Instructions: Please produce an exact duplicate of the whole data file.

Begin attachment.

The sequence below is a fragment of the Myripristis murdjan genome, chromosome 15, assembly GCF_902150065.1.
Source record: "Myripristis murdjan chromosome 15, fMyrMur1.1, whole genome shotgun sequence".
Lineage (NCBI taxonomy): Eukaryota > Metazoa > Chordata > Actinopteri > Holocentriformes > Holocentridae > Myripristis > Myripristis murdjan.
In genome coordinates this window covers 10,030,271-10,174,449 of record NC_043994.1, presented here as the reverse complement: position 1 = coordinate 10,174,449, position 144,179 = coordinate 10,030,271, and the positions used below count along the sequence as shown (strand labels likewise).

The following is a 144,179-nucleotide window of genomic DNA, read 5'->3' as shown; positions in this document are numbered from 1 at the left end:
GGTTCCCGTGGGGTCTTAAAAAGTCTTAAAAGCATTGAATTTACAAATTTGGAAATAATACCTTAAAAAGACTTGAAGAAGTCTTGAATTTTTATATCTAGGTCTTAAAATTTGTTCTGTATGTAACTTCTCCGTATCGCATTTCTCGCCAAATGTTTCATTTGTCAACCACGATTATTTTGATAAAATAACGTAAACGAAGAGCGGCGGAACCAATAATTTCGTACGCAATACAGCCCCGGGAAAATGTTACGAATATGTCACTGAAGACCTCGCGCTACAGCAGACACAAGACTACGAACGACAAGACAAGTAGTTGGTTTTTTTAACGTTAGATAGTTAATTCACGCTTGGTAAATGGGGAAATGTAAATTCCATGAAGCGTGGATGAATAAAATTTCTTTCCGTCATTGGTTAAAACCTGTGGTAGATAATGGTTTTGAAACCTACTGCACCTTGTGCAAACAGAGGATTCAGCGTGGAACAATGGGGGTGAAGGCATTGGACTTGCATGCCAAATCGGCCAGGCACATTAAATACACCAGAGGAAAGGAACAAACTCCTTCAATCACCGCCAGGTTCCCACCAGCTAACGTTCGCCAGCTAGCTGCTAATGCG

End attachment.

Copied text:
The sequence below is a fragment of the Myripristis murdjan genome, chromosome 15, assembly GCF_902150065.1.
Source record: "Myripristis murdjan chromosome 15, fMyrMur1.1, whole genome shotgun sequence".
Lineage (NCBI taxonomy): Eukaryota > Metazoa > Chordata > Actinopteri > Holocentriformes > Holocentridae > Myripristis > Myripristis murdjan.
In genome coordinates this window covers 10,030,271-10,174,449 of record NC_043994.1, presented here as the reverse complement: position 1 = coordinate 10,174,449, position 144,179 = coordinate 10,030,271, and the positions used below count along the sequence as shown (strand labels likewise).

The following is a 144,179-nucleotide window of genomic DNA, read 5'->3' as shown; positions in this document are numbered from 1 at the left end:
GGTTCCCGTGGGGTCTTAAAAAGTCTTAAAAGCATTGAATTTACAAATTTGGAAATAATACCTTAAAAAGACTTGAAGAAGTCTTGAATTTTTATATCTAGGTCTTAAAATTTGTTCTGTATGTAACTTCTCCGTATCGCATTTCTCGCCAAATGTTTCATTTGTCAACCACGATTATTTTGATAAAATAACGTAAACGAAGAGCGGCGGAACCAATAATTTCGTACGCAATACAGCCCCGGGAAAATGTTACGAATATGTCACTGAAGACCTCGCGCTACAGCAGACACAAGACTACGAACGACAAGACAAGTAGTTGGTTTTTTTAACGTTAGATAGTTAATTCACGCTTGGTAAATGGGGAAATGTAAATTCCATGAAGCGTGGATGAATAAAATTTCTTTCCGTCATTGGTTAAAACCTGTGGTAGATAATGGTTTTGAAACCTACTGCACCTTGTGCAAACAGAGGATTCAGCGTGGAACAATGGGGGTGAAGGCATTGGACTTGCATGCCAAATCGGCCAGGCACATTAAATACACCAGAGGAAAGGAACAAACTCCTTCAATCACCGCCAGGTTCCCACCAGCTAACGTTCGCCAGCTAGCTGCTAATGCG